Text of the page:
Airline stocks rallied through 2013 and 2014, with Delta Air Lines (NYSE:DAL) being a major contributor to the gains. With its shares up over 40% in 2014, Delta is showing investors that airline stocks can outperform the market.

Shareholder capital returns

Airlines have rarely been considered dividend stocks, and much of the industry's existence has depended on retaining enough capital to manage debt and capital expenditures while fighting rivals in cutthroat competition.

But with Delta's reduced debt and less spending on new aircraft, the airline has been redirecting cash flows to its shareholders through dividends and stock buybacks. In 2013, Delta kicked off its plan by launching a $500 million share buyback program and a $0.06 per quarter dividend. For this year, the airline is boosting capital returns even further with a $2 billion buyback while increasing its quarterly dividend to $0.09 per share.

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Source: Wikimedia Commons.

Debt reduction

In 2009, Delta Air Lines had a whopping $17 billion in adjusted net debt but the airline's management has made debt reduction a top priority. That move has led to a massive reduction in adjusted net debt, down to $9.4 billion at the end of 2013.

But Delta isn't stopping here. In a June presentation, Delta officials noted the airline's target of reducing adjusted net debt to $5 billion by 2016. The airline says this goal will have a positive effect on earnings, as it will reduce interest expense to $350 million, which would be $400 million lower than 2014 and nearly $1 billion lower than 2009.

Freeing up cash flow

In the same June presentation, Delta said it's targeting $3 billion in annual free cash flow in its five-year plan and that the airline is already finding ways to achieve this target. As I previously mentioned, debt reduction is helping to reduce interest expense, thereby freeing up cash to use for other purposes.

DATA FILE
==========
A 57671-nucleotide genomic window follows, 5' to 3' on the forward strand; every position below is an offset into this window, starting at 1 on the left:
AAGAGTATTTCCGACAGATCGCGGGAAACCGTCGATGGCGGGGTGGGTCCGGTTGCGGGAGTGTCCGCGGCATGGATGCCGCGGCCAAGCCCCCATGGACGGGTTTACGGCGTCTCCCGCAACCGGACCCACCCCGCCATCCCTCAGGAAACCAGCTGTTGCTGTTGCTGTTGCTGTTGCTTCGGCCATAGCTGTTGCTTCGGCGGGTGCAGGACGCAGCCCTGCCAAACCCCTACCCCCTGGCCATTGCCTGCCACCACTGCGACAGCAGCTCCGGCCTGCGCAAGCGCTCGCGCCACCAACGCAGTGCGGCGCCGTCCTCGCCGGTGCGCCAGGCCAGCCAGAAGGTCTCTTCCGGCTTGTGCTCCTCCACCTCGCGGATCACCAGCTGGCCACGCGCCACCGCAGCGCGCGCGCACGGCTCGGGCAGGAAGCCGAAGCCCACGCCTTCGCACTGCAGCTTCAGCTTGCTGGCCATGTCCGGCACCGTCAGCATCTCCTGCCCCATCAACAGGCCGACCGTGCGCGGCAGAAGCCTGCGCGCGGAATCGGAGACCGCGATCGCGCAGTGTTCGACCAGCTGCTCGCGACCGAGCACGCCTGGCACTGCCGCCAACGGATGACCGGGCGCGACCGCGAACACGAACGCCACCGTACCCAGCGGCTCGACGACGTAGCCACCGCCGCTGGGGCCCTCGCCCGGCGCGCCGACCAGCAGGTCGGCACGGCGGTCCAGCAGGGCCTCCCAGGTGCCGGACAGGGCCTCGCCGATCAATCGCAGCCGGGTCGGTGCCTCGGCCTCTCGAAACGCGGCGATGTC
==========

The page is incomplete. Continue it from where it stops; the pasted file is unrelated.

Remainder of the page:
Delta has also avoided going on an aircraft buying spree like some of its rivals, opting instead for lower capital expenditures by refurbishing older aircraft and being more selective in new aircraft purchases. This approach means fewer cash-consuming aircraft lease payments, allowing the savings to be used in other ways.

By not having this cash already committed to existing expenses, Delta has more room to raise dividends or increase share buybacks, things investors don't often find in airlines.

Profit growth

Higher profits have been a big story for the airline industry for the past few years. Since the recession, airline profits have bounced back remarkably well thanks to industry consolidation, new fees and services, and higher travel demand.

For 2013, Delta reported net income, excluding special items, of $2.7 billion -- well above the $1.6 billion profit for 2012. For this year, Delta is forecast to post $2.5 billion in earnings; however, this is the first year Delta will factor in a 39% tax rate.

Even though Delta will still be able to make use of its deferred tax asset, obtained from previous losses carried forward, to not actually pay taxes this year, the airline recognized the value of the deferred tax asset last year and has to apply this tax rate to the earnings it reports. If it were not for this tax effect, Delta would be on track to earn around $4 billion this year, comparing favorably with 2013 earnings.

Taking off

Delta Air Lines shares have vastly outperformed the market through both 2013 and 2014, thanks to higher profits and smart capital allocation. With more free cash flow available, Delta has boosted both its dividend and share buyback while continuing to reduce its debt levels.

This airline is flying high right now, and if management continues to meet expectations, Delta's move higher stands a good chance of continuing.

Alexander MacLennan owns shares of and has options on Delta Air Lines. The Motley Fool has no position in any of the stocks mentioned. Try any of our Foolish newsletter services free for 30 days. We Fools don't all hold the same opinions, but we all believe that considering a diverse range of insights makes us better investors. The Motley Fool has a disclosure policy.